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Slash chords are chords in which a note other than the root note is in the bass position. You might think this sounds very similar to chord inversions and you’d be right. Slash chords, in many cases, are simply chord inversions written in slash notation.
However, they don’t have to be inversions. In fact, the bass note can be any note you want it to be. It doesn’t have to be a chord tone at all.
In some cases, slash notation is just another way to write a more complex chord.
How do you read a slash chord?
Slash chord notation may look a little strange, but reading them is straightforward. In the simplest terms, it can just be read as “C slash B”. It can also be read as “C over B”, which makes sense considering you’re playing a C chord over a B bass note.
It makes no difference which you use, but depending on the setting it may be easier to communicate with others musicians using one over the other.
Playing slash chords
Slash chords can be strummed like any other chord, particularly if it’s a chord inversion with the bass note coming from the main major/minor chord.
However, in some cases you may want to play the bass note first, then strum the rest of the chord. In essence, you can think about it as filling the role of the bass player by singling out the bass note of the chord. Playing them in this manner is useful when you’re playing by yourself and there is no bass player to play the bass note.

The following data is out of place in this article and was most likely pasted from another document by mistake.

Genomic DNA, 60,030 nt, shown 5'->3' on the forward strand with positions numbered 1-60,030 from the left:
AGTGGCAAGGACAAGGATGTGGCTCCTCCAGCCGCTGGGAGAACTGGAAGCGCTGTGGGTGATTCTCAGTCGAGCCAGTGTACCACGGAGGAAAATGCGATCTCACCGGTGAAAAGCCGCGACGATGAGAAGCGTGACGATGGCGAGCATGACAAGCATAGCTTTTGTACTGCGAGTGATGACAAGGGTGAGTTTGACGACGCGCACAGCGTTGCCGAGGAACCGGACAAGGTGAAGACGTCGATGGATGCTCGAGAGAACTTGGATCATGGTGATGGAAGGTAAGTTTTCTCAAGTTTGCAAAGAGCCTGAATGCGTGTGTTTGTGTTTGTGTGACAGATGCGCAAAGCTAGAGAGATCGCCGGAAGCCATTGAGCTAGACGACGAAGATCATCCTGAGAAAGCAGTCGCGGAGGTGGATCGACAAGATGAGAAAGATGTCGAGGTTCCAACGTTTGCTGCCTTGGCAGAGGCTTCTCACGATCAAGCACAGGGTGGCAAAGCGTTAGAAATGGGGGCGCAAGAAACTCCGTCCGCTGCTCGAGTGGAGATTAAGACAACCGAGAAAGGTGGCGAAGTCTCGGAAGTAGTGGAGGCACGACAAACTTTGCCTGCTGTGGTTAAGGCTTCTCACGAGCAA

There’s no hard, fast rule, so strum the chords whichever way best fits the context of the chord progression you’re playing.
Common slash chords
Below are some of the common slash chords you may come across.
How to use slash chords
One of the more common uses of slash chords is to create smoother transitions between two chords that have a distant intervalic relationship. In this regard, they can be thought of as passing chords. This can be done either ascending or descending.
A really good example of this is “Have You Ever Seen the Rain?” by Creedence Clearwater Revival.
During the chorus, the song moves from C to C/B then Am to Am/G before ultimately resolving to an F chord. In both instances of the slash chord, it’s used to provide a descending passing tone to the next chord.
Selecting the bass note
As stated above, any note can be used as the bass note of a slash chord. It can be a note within the chord (chord tone) or it can be a note not in the chord at all.
When using slash chords to transition between chords, you’ll want to use a bass note that moves toward the next chord. In the example above, notice the descending bass line of the chords being used.
C -> B -> A -> G -> F
This movement is simply descending the C major scale from C to F.
In another example, we can use G/A to ascend from G major to Cadd9. In this case, the bass notes are G -> A -> C.
With this lesson you have a better understanding of slash chords and how to use them. Simply put, they’re just chords with a bass note different than the root. The bass note can be a chord tone, but it doesn’t have to be part of the main chord at all. With the examples in this lesson, you should have an idea of how to use slash chords. However, there’s more than one way to use them, so experiment with them in your progressions to see how they can work for you.
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